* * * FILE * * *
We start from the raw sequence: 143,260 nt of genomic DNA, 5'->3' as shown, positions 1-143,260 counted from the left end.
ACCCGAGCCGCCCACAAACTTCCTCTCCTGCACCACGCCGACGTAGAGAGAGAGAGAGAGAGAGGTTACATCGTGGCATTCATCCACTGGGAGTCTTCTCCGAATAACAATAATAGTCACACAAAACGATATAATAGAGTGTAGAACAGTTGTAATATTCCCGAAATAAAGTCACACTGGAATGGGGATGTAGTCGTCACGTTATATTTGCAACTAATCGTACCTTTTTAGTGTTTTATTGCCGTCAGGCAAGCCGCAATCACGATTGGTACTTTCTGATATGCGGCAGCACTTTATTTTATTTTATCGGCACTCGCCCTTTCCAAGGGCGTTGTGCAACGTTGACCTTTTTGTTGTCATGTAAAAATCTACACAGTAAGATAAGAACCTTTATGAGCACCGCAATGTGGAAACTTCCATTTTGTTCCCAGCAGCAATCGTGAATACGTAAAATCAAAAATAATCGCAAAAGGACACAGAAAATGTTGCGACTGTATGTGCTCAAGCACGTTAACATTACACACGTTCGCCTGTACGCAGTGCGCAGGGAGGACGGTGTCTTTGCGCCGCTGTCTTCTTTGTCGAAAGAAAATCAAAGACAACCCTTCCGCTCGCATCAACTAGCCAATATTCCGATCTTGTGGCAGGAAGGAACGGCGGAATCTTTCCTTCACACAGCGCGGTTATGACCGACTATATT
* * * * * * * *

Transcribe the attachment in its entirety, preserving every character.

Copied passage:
We start from the raw sequence: 143,260 nt of genomic DNA, 5'->3' as shown, positions 1-143,260 counted from the left end.
ACCCGAGCCGCCCACAAACTTCCTCTCCTGCACCACGCCGACGTAGAGAGAGAGAGAGAGAGAGGTTACATCGTGGCATTCATCCACTGGGAGTCTTCTCCGAATAACAATAATAGTCACACAAAACGATATAATAGAGTGTAGAACAGTTGTAATATTCCCGAAATAAAGTCACACTGGAATGGGGATGTAGTCGTCACGTTATATTTGCAACTAATCGTACCTTTTTAGTGTTTTATTGCCGTCAGGCAAGCCGCAATCACGATTGGTACTTTCTGATATGCGGCAGCACTTTATTTTATTTTATCGGCACTCGCCCTTTCCAAGGGCGTTGTGCAACGTTGACCTTTTTGTTGTCATGTAAAAATCTACACAGTAAGATAAGAACCTTTATGAGCACCGCAATGTGGAAACTTCCATTTTGTTCCCAGCAGCAATCGTGAATACGTAAAATCAAAAATAATCGCAAAAGGACACAGAAAATGTTGCGACTGTATGTGCTCAAGCACGTTAACATTACACACGTTCGCCTGTACGCAGTGCGCAGGGAGGACGGTGTCTTTGCGCCGCTGTCTTCTTTGTCGAAAGAAAATCAAAGACAACCCTTCCGCTCGCATCAACTAGCCAATATTCCGATCTTGTGGCAGGAAGGAACGGCGGAATCTTTCCTTCACACAGCGCGGTTATGACCGACTATATT